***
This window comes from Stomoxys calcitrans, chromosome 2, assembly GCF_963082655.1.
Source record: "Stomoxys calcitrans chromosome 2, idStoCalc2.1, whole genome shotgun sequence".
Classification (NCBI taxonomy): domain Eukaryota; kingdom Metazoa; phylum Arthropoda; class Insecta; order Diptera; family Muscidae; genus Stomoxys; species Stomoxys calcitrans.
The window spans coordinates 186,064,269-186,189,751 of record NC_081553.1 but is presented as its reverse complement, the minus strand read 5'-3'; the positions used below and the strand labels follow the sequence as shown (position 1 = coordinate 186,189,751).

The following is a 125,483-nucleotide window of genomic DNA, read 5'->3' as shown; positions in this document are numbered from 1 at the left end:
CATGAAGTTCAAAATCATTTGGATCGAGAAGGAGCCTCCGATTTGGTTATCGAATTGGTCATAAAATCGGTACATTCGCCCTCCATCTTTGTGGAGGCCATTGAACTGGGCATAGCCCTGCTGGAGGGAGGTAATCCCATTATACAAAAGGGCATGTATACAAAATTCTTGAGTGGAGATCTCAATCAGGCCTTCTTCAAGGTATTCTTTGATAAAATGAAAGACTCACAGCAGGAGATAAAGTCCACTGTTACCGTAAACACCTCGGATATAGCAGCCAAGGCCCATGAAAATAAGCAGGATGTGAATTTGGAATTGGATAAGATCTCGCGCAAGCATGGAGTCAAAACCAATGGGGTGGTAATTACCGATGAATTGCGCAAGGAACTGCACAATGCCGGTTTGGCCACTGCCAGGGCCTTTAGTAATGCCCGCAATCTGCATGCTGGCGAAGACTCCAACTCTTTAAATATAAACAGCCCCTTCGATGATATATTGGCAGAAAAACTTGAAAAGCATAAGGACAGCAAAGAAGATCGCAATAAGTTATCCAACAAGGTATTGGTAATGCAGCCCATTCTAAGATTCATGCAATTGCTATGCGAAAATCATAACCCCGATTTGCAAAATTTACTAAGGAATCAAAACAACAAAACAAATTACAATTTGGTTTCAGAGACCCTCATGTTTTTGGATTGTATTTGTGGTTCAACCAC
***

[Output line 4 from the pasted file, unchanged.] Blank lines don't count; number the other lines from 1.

The window spans coordinates 186,064,269-186,189,751 of record NC_081553.1 but is presented as its reverse complement, the minus strand read 5'-3'; the positions used below and the strand labels follow the sequence as shown (position 1 = coordinate 186,189,751).